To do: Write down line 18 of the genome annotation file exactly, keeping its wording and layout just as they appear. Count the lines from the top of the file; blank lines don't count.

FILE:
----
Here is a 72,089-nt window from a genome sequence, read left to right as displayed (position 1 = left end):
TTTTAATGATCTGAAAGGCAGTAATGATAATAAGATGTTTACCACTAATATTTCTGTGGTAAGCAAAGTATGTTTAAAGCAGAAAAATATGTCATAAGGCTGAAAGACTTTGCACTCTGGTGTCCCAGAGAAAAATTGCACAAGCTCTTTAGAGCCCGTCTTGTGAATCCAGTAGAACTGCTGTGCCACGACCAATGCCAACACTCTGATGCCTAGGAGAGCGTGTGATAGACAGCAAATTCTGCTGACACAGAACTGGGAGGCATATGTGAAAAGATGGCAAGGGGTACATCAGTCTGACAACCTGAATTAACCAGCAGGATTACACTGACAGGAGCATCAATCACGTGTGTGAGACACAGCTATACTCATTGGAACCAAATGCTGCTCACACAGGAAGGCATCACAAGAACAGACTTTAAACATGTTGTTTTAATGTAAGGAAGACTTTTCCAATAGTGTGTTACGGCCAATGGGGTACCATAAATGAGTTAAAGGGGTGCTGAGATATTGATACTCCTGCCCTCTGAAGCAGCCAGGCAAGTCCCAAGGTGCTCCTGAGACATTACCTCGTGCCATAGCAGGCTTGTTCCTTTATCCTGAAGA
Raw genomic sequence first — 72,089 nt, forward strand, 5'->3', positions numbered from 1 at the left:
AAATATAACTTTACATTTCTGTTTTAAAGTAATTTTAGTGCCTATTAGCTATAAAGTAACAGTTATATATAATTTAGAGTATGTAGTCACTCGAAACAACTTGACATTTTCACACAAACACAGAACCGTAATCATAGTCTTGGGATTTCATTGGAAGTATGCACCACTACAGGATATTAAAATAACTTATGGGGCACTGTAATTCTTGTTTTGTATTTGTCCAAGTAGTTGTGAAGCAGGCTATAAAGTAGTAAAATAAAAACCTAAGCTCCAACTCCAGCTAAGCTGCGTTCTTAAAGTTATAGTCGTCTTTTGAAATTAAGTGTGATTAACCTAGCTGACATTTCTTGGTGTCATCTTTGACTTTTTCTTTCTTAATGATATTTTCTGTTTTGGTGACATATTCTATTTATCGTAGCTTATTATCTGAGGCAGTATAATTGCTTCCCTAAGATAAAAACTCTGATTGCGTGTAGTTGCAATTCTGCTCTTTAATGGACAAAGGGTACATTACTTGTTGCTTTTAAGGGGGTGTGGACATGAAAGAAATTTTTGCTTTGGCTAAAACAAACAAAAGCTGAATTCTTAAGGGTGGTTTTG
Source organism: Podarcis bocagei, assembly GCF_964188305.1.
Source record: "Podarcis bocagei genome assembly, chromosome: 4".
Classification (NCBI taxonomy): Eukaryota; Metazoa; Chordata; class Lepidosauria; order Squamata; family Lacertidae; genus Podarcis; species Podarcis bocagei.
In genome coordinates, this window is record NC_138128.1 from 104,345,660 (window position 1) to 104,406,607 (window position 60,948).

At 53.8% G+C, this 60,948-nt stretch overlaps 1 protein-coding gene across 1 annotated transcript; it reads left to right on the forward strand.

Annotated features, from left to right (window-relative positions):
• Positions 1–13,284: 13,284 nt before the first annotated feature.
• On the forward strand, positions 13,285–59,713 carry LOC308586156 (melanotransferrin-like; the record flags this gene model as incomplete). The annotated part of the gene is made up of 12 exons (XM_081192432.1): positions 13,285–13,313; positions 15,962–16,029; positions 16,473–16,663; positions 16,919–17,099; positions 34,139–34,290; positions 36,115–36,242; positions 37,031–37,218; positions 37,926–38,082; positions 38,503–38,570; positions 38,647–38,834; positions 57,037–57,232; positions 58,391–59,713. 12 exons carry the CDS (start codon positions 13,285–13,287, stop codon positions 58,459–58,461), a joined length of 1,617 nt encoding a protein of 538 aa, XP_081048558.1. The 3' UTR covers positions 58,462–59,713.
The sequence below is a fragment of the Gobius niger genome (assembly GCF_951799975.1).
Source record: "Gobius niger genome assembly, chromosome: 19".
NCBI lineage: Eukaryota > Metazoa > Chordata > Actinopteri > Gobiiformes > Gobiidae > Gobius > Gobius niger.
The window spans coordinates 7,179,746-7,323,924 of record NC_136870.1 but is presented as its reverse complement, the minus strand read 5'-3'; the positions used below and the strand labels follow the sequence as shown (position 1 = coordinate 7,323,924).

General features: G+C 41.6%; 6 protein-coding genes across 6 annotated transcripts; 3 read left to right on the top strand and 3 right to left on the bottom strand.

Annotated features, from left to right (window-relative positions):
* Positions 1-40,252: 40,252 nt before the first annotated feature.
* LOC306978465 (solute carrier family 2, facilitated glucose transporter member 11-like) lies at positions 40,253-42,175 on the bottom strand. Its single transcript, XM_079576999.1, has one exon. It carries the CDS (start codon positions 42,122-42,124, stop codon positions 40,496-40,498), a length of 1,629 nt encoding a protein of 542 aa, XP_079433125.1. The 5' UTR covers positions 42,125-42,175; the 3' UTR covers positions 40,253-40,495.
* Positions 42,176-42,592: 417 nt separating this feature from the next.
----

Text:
Annotated features, from left to right (window-relative positions):